Elizabeth was in her sixth month, and she was very old. She was so old that John began to tell on her in her womb. She was alone. She felt shy about her condition. Zechariah, her husband, was a dead loss, since he had come back totally dumb from the temple the very day she conceived. The water jugs she had to fill at the well seemed heavier and heavier every day. She had difficulty getting things washed on the rocks in the river. She sometimes had terrible pains in her back because her old frame had difficulty accommodating that young, jumpy, prophetic new life in her. And there was on one to massage her back from time to time. Then one day she looked out her window and saw Mary coming around the corner, her bouncy, healthy, you, robust cousin. She knew her trouble was over, and she burst out in joy. Joy not only because she recognized in Mary the mother of her savior, but joy also because she knew that Mary, full of grace, would be a grace to her in her difficult days.

Mary’s extraordinary mission translated itself into ordinary action. Isn’t the ordinary the test of the reality and relevance of the extraordinary? Isn’t the ordinary by which we live? Isn’t the ordinary he came to save? Let us translate the extraordinary in our lives; the Holy Spirit and all that in the ordinary grace we should be to each other from day to day. But then, that can only happen when we realize that it’s not about us. It’s about putting God first and others, as Mary did.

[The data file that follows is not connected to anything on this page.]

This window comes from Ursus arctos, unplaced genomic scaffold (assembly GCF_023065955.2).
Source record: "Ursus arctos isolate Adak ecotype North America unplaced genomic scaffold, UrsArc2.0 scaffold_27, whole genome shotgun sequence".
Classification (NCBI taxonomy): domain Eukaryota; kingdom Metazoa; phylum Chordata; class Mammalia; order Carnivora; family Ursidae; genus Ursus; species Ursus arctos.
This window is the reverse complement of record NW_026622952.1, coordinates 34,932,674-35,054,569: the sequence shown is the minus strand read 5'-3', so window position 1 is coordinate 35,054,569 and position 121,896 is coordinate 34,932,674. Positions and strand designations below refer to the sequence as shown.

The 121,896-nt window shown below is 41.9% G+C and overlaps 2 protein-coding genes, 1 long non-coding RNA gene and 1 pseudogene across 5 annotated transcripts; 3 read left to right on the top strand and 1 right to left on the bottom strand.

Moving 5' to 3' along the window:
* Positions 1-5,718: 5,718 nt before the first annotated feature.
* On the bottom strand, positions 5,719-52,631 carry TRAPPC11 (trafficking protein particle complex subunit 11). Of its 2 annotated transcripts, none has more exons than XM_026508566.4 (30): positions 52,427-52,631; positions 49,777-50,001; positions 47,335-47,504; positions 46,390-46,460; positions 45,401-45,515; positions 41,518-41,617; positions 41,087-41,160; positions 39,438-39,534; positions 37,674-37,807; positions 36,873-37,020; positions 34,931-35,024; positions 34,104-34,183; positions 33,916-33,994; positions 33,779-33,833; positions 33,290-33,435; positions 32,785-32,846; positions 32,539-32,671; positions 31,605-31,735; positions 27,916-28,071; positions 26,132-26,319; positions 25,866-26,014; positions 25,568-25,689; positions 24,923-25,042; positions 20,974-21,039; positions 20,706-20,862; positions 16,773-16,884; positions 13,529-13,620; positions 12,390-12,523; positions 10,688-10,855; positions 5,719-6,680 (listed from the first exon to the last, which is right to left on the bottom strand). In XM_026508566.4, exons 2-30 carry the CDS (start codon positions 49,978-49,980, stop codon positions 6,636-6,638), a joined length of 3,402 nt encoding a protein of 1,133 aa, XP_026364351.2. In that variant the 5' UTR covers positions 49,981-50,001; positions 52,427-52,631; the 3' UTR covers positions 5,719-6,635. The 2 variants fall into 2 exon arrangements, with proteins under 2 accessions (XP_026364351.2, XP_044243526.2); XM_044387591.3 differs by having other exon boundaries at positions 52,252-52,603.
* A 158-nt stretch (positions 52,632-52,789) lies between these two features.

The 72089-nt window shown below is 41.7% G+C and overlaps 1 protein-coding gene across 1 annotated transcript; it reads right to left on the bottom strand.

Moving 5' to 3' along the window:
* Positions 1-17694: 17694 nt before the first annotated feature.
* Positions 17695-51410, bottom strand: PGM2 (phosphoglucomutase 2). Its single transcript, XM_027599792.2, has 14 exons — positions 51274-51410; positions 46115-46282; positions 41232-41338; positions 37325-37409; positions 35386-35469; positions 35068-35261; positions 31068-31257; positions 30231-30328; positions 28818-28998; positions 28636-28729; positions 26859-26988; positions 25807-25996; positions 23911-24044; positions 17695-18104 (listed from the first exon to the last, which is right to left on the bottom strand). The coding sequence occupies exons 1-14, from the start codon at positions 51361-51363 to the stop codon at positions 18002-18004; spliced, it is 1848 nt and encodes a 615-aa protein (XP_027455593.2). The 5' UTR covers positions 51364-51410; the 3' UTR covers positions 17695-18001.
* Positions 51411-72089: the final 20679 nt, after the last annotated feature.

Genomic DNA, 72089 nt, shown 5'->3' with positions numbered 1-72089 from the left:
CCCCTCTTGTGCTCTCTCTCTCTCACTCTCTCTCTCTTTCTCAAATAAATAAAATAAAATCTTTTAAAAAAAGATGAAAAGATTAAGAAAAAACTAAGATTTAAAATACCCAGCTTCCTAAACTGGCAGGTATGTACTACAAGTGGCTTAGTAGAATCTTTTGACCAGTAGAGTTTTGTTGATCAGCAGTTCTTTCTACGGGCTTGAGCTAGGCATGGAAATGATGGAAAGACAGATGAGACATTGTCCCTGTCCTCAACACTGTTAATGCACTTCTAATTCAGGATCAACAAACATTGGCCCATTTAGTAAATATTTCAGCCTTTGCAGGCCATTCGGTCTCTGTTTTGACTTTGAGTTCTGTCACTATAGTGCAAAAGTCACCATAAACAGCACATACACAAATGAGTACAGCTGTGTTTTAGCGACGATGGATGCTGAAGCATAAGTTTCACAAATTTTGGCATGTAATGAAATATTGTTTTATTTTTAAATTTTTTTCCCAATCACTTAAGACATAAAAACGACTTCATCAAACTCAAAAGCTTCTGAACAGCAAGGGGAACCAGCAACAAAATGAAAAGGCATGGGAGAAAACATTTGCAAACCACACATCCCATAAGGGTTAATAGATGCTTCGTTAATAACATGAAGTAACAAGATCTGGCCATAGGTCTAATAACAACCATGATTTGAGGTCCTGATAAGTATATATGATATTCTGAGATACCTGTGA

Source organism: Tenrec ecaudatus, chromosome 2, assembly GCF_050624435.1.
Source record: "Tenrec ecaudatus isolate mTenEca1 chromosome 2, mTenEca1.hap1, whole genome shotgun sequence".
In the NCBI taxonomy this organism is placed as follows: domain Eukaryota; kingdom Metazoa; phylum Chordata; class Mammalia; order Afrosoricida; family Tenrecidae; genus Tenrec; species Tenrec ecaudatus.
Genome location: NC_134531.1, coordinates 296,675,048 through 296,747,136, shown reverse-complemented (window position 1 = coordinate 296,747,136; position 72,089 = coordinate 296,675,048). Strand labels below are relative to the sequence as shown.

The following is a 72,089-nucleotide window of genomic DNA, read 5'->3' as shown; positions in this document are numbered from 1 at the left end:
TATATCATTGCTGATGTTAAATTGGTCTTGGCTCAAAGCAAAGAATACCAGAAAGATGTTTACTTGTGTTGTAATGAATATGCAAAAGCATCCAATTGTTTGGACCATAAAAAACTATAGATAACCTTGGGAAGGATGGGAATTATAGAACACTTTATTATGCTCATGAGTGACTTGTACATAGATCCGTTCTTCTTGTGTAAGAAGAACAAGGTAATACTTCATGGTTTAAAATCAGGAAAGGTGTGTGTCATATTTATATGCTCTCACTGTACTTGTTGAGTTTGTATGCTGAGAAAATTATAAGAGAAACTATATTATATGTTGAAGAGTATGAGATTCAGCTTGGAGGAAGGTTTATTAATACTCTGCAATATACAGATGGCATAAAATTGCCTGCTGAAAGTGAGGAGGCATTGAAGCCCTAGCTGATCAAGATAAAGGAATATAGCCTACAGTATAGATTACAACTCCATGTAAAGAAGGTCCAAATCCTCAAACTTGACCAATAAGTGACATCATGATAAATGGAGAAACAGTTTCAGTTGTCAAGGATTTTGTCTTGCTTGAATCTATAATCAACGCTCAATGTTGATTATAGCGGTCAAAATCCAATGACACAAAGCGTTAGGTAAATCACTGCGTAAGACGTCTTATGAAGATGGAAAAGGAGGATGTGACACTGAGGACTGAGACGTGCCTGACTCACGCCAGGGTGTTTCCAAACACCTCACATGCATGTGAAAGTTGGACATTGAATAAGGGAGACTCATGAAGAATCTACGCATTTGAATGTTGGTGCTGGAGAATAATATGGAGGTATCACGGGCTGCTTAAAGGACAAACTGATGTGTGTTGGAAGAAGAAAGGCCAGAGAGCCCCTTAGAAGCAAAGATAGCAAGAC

It is my prayer that this message has been meaningful to you. Have a great week ahead and give thanks for all the blessings that we have. God bless.

© Steve A. Politte
December 19th, 2015



“Mary’s Boy Child” by  Boney M.




The Littlest Angel of All

Let me tell you a story that was often told
in the great Celestial Hall,
all about an angel only four years old
the littlest angel of all.

Oh, how she would play with a little box
that two others had no worth,
Oh, but there were treasures in that little box
the treasures were brought from earth.

Just a butterfly with golden wings
a little piece of a hollow log,
two shiny stones from a riverbank
and a worn out strap found in the misty fog.

All the angels stood around her in surprise
as she sang her Christmas songs,
songs she had heard
when she was only four years old;
this littlest angel of all.

She carried that box wherever she went
throughout the heavenly halls.
there was always a tear in her little eyes
the most beautiful tears of all.

Then one day the Master came to see.
He stood by her, straight and tall,
and looked at the box in her little hands;
this littlest angel of all.

Just a butterfly with golden wings
a little piece of a hollow log,
two shiny stones from a riverbank
and a worn out strap found in the misty fog.

She smiled at the Master and gave a wink
and her hallow grew in awe,
so the Master touched the little box
as He also touched,
the littlest angel of all!

© Steve A. Politte